One of the best investments we can make is in our own knowledge and skill set. With that in mind, this article will work through how we can use Return On Equity (ROE) to better understand a business. By way of learning-by-doing, we’ll look at ROE to gain a better understanding of China Resources Medical Holdings Company Limited (HKG:1515).
Over the last twelve months China Resources Medical Holdings has recorded a ROE of 7.3%. One way to conceptualize this, is that for each HK$1 of shareholders’ equity it has, the company made HK$0.07 in profit.
How Do You Calculate ROE?
The formula for return on equity is:
Return on Equity = Net Profit ÷ Shareholders’ Equity
Or for China Resources Medical Holdings:
7.3% = CN¥412m ÷ CN¥5.8b (Based on the trailing twelve months to June 2019.)
Most know that net profit is the total earnings after all expenses, but the concept of shareholders’ equity is a little more complicated. It is all earnings retained by the company, plus any capital paid in by shareholders. Shareholders’ equity can be calculated by subtracting the total liabilities of the company from the total assets of the company.
What Does Return On Equity Signify?
ROE measures a company’s profitability against the profit it retains, and any outside investments. The ‘return’ is the amount earned after tax over the last twelve months. That means that the higher the ROE, the more profitable the company is. So, as a general rule, a high ROE is a good thing. That means it can be interesting to compare the ROE of different companies.
Does China Resources Medical Holdings Have A Good Return On Equity?
By comparing a company’s ROE with its industry average, we can get a quick measure of how good it is. Importantly, this is far from a perfect measure, because companies differ significantly within the same industry classification. The image below shows that China Resources Medical Holdings has an ROE that is roughly in line with the Healthcare industry average (7.9%).
That isn’t amazing, but it is respectable. ROE can give us a view about company quality, but many investors also look to other factors, such as whether there are insiders buying shares. I will like China Resources Medical Holdings better if I see some big insider buys. While we wait, check out this free list of growing companies with considerable, recent, insider buying.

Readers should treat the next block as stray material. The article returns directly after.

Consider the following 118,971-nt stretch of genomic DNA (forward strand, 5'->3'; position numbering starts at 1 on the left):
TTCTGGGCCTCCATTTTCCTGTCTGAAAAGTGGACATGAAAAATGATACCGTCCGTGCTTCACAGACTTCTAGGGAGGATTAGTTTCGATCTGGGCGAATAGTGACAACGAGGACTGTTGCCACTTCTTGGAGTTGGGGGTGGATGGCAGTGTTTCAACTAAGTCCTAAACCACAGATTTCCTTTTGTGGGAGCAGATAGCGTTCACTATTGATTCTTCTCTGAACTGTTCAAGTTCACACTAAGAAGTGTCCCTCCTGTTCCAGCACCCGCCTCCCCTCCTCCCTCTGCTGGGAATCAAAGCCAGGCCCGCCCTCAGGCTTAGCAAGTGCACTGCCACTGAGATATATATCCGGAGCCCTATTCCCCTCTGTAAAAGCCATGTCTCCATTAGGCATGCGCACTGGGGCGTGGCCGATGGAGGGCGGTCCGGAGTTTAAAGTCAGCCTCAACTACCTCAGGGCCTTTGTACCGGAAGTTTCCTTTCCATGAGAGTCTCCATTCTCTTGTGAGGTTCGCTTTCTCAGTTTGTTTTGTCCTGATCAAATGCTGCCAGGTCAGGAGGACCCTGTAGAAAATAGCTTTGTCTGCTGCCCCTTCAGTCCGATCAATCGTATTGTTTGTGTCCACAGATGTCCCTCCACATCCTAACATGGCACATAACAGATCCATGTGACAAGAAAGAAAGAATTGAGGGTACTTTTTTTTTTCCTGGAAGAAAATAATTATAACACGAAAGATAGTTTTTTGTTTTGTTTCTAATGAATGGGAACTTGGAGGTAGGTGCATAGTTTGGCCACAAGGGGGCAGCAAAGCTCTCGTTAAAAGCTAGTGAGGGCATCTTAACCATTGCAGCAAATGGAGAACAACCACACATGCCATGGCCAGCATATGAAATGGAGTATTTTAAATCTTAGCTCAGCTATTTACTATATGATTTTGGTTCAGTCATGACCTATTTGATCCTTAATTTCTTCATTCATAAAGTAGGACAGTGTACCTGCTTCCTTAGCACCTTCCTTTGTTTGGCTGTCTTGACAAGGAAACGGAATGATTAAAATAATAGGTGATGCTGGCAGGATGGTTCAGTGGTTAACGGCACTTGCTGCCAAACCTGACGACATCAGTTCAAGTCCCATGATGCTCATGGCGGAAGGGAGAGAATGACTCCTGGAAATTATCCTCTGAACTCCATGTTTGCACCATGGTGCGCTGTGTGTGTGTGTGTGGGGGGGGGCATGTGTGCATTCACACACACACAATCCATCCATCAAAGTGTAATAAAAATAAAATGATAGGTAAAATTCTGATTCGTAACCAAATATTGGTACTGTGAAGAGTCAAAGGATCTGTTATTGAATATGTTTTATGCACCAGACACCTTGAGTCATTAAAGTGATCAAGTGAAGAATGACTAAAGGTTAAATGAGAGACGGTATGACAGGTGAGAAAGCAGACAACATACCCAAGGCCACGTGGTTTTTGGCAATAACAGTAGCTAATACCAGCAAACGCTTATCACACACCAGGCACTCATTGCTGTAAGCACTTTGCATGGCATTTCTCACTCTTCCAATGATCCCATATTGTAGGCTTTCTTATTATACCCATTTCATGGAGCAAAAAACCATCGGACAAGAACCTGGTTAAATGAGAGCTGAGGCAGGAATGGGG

How Does Debt Impact Return On Equity?
Virtually all companies need money to invest in the business, to grow profits. That cash can come from retained earnings, issuing new shares (equity), or debt. In the first and second cases, the ROE will reflect this use of cash for investment in the business. In the latter case, the debt required for growth will boost returns, but will not impact the shareholders’ equity. That will make the ROE look better than if no debt was used.
Combining China Resources Medical Holdings’s Debt And Its 7.3% Return On Equity
Although China Resources Medical Holdings does use a little debt, its debt to equity ratio of just 0.083 is very low. Although the ROE isn’t overly impressive, the debt load is modest, suggesting the business has potential. Judicious use of debt to improve returns can certainly be a good thing, although it does elevate risk slightly and reduce future optionality.
But It’s Just One Metric
Return on equity is one way we can compare the business quality of different companies. A company that can achieve a high return on equity without debt could be considered a high quality business. If two companies have the same ROE, then I would generally prefer the one with less debt.
But when a business is high quality, the market often bids it up to a price that reflects this. Profit growth rates, versus the expectations reflected in the price of the stock, are a particularly important to consider. So you might want to take a peek at this data-rich interactive graph of forecasts for the company.
Of course China Resources Medical Holdings may not be the best stock to buy. So you may wish to see this free collection of other companies that have high ROE and low debt.
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If you spot an error that warrants correction, please contact the editor at email@example.com. This article by Simply Wall St is general in nature. It does not constitute a recommendation to buy or sell any stock, and does not take account of your objectives, or your financial situation. Simply Wall St has no position in the stocks mentioned. Thank you for reading.